Perhaps most insightful among these new, more integrative research initiatives are the opportunities afforded by the many thousands of introduction 'experiments' performed by human civilizations during their advances across the globe. Each of these episodes of invasion provides an opportunity to investigate how the dynamics in one of the most fundamental characteristics of an organism - its body size - is associated with the dynamics in one of the most fundamental characteristics of a species - its geographical range. A limited, but intriguing number of studies have demonstrated that ecogeographical patterns can evolve in surprisingly short periods of time as an invasive species expands its exotic range and, as a result, experiences repeated founder events and novel selection regimes (Johnston & Selander, 1964; Huey et al., 2000, 2005; Gilchrist et al., 2001; Sax, 2001; Campbell & Echternacht, 2003; Fridley et al., 2006; Patterson et al., 2006). The converse phenomenon - changes in body size and other characteristics of individuals as the species' geographical range contracts - may prove just as insightful. We know that geographical range collapse is far from a random process, with final populations typically persisting in the most isolated reaches of the species' historical range, either along the range periphery, in montane areas or on oceanic islands (Lomolino & Channell, 1995; Channell & Lomolino, 2000a,b; see also Safriel et al., 1994; Towns & Daugherty, 1994; Gaston, 2003; Laliberte & Ripple, 2004). Yet we know of no studies examining the consequences of this highly non-random pattern of range collapse on body-size variation in native or invasive species (Lomolino et al. 2006:1505).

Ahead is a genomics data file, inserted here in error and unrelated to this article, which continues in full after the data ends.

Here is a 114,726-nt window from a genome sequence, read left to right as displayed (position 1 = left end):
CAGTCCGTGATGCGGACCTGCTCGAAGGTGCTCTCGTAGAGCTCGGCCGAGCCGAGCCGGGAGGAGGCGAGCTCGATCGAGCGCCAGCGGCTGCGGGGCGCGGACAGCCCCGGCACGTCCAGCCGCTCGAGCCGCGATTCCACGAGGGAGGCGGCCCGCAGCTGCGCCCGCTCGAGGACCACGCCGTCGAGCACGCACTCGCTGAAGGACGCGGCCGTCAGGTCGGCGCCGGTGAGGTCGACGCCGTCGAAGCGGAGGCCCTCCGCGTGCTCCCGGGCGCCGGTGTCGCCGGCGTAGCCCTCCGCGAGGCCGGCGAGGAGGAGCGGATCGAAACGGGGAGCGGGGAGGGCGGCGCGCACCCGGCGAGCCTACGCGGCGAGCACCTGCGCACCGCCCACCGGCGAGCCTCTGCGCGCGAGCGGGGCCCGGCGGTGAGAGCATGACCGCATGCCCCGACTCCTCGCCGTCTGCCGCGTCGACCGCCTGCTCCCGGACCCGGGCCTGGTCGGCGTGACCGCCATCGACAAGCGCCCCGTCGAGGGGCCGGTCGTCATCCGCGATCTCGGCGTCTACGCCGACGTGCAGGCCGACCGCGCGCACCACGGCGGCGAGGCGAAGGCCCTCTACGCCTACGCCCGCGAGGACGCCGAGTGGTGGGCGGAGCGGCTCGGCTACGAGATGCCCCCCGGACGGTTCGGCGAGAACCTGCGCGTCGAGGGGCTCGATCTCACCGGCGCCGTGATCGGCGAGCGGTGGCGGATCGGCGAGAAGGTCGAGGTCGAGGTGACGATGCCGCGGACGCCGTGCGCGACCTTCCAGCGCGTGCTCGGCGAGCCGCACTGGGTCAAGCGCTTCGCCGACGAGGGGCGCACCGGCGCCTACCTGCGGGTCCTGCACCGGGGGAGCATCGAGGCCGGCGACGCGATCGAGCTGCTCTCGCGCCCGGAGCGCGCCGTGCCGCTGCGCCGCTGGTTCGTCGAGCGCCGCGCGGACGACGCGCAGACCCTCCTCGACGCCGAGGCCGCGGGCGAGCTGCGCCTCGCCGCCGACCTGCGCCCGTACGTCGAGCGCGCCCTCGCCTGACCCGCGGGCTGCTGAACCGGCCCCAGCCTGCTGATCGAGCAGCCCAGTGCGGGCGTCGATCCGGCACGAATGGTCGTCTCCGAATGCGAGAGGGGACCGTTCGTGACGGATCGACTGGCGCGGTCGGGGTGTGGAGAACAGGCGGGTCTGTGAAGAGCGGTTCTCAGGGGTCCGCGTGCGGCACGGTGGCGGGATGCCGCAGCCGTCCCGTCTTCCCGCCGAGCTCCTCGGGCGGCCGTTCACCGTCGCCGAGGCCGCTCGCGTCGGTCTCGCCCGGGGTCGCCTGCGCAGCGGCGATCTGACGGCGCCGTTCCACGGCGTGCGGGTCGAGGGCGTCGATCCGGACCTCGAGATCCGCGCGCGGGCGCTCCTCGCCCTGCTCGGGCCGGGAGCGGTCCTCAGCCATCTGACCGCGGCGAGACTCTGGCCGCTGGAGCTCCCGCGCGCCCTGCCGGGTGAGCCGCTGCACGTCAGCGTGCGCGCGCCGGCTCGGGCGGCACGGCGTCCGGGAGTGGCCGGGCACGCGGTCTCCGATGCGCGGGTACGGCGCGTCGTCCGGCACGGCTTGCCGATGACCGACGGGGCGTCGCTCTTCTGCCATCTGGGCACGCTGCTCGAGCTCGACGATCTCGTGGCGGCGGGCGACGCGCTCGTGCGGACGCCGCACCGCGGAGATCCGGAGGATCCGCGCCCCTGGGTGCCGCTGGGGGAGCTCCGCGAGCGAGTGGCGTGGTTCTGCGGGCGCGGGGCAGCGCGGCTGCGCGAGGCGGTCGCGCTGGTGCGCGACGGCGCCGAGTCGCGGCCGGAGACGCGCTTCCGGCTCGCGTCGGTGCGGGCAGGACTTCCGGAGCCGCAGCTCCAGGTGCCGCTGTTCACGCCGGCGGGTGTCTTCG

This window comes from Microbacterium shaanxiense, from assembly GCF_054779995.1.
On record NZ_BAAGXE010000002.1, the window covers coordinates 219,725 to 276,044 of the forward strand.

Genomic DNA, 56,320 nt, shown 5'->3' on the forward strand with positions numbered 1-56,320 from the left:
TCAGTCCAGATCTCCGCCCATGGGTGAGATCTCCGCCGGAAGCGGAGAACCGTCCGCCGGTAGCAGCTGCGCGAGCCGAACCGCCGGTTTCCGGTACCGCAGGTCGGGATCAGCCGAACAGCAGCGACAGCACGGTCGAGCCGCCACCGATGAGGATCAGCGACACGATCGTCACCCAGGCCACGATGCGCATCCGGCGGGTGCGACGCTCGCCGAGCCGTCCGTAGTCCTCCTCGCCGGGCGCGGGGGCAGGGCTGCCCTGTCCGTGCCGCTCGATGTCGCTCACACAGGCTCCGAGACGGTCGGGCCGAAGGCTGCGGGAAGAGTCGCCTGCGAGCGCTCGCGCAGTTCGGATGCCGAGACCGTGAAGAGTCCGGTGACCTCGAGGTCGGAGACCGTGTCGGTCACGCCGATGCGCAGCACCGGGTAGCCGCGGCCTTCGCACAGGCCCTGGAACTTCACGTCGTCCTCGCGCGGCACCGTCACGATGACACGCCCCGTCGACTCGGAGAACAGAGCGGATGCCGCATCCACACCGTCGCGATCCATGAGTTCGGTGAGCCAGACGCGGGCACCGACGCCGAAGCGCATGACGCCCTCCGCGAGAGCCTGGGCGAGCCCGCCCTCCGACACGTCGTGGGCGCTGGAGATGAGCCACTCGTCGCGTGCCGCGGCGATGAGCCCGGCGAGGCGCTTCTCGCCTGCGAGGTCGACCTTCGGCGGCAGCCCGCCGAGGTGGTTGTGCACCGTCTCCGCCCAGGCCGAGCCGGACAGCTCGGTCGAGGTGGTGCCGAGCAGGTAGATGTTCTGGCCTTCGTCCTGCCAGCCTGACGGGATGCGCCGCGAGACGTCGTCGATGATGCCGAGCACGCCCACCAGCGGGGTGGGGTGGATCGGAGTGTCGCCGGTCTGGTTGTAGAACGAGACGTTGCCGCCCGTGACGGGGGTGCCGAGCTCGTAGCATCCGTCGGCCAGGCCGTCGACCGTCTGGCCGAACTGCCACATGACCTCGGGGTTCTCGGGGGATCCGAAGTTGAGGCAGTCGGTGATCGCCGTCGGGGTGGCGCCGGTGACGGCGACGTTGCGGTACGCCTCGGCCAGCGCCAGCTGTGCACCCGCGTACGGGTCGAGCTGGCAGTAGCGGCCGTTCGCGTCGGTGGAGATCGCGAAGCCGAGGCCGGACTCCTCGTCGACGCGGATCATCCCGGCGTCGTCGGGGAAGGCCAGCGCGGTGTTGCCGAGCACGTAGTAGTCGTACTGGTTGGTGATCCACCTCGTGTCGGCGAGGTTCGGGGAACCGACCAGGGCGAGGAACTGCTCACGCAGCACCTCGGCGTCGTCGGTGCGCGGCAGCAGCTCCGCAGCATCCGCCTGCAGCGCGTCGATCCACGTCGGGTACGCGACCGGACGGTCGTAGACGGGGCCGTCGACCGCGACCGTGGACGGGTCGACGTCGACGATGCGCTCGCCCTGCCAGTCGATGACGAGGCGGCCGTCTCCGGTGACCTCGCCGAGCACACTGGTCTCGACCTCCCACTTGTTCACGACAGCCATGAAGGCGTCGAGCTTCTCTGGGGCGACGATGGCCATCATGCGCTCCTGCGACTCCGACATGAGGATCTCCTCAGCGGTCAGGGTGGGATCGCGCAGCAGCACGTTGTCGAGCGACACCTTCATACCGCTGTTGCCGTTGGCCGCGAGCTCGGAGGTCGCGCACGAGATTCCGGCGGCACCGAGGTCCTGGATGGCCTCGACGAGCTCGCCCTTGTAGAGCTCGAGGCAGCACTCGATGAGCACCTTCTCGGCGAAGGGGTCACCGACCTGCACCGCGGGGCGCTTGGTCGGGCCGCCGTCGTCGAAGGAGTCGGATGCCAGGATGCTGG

An integrative perspective on population ecology, adaptations, and displacement in the face of demographic change would certainly improve our understanding of human evolution. In particular, the events of the Late Pleistocene may be explicable only in these terms. But also, taking a broader view of ecological change, ecogeographical changes in Holocene human populations may be examined with this perspective.

In their list of suggestions, Lomolino and colleagues include this:

We should capitalize on the thousands of unplanned but well chronicled introduction 'experiments' as opportunities to investigate simultaneously the dynamics of morphological traits and geographical range size. Among these, we include the many waves of invasions and subsequent ecological and evolutionary adaptations of Homo sapiens. Given the available global record on colonization by human civilizations and the substantial morphological variation among individuals and regional populations, ecogeographical studies of our own species may prove especially intriguing (Roberts, 1953, 1978; Ruff, 1994; Bindon & Baker, 1997; Brown et al., 2004; Morwood et al., 2004) (Lomolino et al. 2006:1507).

Lately, with the exception of Flores, research into hominid body mass has emphasized global patterns rather than regional ones. But the most interesting questions lately have arisen as a result of observing interregional and within-region diversity in body sizes (particularly at the Australopithecus-Homo transition).

My favorite factoid lately -- you can ask my classes -- is the location of the tallest contemporary human population. The Netherlands.


Lomolino MV, Sax DF, Riddle BR, Brown JH. 2006. The island rule and a research agenda for studying ecogeographical patterns. Journal of Biogeography 33:1503-1510. doi:10.1111/j.1365-2699.2006.01593.x